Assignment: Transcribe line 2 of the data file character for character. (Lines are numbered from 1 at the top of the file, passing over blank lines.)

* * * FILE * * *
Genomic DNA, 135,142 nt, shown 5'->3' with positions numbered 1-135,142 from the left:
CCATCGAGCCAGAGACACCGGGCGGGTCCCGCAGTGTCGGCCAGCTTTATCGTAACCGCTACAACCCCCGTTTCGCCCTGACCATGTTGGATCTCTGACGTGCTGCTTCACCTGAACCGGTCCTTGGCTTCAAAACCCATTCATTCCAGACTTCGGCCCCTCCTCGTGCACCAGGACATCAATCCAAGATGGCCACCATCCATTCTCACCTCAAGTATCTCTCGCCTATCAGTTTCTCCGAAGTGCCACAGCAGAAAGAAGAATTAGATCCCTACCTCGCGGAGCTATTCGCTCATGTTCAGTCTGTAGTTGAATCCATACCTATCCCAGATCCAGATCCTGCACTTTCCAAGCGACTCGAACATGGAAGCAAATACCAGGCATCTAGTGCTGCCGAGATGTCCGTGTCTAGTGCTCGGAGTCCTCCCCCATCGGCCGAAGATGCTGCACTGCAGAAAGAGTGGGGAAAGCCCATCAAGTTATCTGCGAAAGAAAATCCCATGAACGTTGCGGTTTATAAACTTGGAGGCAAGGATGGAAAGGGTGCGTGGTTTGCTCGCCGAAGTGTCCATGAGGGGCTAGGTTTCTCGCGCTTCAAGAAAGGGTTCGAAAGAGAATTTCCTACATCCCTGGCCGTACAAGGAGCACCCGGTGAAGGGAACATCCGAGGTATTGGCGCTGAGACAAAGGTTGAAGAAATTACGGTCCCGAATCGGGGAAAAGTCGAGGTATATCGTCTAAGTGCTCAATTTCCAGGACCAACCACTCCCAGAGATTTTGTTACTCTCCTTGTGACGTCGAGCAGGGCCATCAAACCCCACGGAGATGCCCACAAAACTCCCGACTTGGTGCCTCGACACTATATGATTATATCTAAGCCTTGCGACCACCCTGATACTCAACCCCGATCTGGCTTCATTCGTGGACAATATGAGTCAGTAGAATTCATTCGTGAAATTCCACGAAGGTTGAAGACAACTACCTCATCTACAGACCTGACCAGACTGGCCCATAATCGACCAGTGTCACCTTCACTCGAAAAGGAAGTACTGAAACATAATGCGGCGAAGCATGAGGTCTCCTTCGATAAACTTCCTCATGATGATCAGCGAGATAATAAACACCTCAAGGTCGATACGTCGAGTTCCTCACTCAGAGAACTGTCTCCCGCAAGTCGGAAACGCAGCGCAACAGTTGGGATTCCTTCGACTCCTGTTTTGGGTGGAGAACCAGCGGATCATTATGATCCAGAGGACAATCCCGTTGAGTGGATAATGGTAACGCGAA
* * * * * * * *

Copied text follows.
CCATCGAGCCAGAGACACCGGGCGGGTCCCGCAGTGTCGGCCAGCTTTATCGTAACCGCTACAACCCCCGTTTCGCCCTGACCATGTTGGATCTCTGACGTGCTGCTTCACCTGAACCGGTCCTTGGCTTCAAAACCCATTCATTCCAGACTTCGGCCCCTCCTCGTGCACCAGGACATCAATCCAAGATGGCCACCATCCATTCTCACCTCAAGTATCTCTCGCCTATCAGTTTCTCCGAAGTGCCACAGCAGAAAGAAGAATTAGATCCCTACCTCGCGGAGCTATTCGCTCATGTTCAGTCTGTAGTTGAATCCATACCTATCCCAGATCCAGATCCTGCACTTTCCAAGCGACTCGAACATGGAAGCAAATACCAGGCATCTAGTGCTGCCGAGATGTCCGTGTCTAGTGCTCGGAGTCCTCCCCCATCGGCCGAAGATGCTGCACTGCAGAAAGAGTGGGGAAAGCCCATCAAGTTATCTGCGAAAGAAAATCCCATGAACGTTGCGGTTTATAAACTTGGAGGCAAGGATGGAAAGGGTGCGTGGTTTGCTCGCCGAAGTGTCCATGAGGGGCTAGGTTTCTCGCGCTTCAAGAAAGGGTTCGAAAGAGAATTTCCTACATCCCTGGCCGTACAAGGAGCACCCGGTGAAGGGAACATCCGAGGTATTGGCGCTGAGACAAAGGTTGAAGAAATTACGGTCCCGAATCGGGGAAAAGTCGAGGTATATCGTCTAAGTGCTCAATTTCCAGGACCAACCACTCCCAGAGATTTTGTTACTCTCCTTGTGACGTCGAGCAGGGCCATCAAACCCCACGGAGATGCCCACAAAACTCCCGACTTGGTGCCTCGACACTATATGATTATATCTAAGCCTTGCGACCACCCTGATACTCAACCCCGATCTGGCTTCATTCGTGGACAATATGAGTCAGTAGAATTCATTCGTGAAATTCCACGAAGGTTGAAGACAACTACCTCATCTACAGACCTGACCAGACTGGCCCATAATCGACCAGTGTCACCTTCACTCGAAAAGGAAGTACTGAAACATAATGCGGCGAAGCATGAGGTCTCCTTCGATAAACTTCCTCATGATGATCAGCGAGATAATAAACACCTCAAGGTCGATACGTCGAGTTCCTCACTCAGAGAACTGTCTCCCGCAAGTCGGAAACGCAGCGCAACAGTTGGGATTCCTTCGACTCCTGTTTTGGGTGGAGAACCAGCGGATCATTATGATCCAGAGGACAATCCCGTTGAGTGGATAATGGTAACGCGAA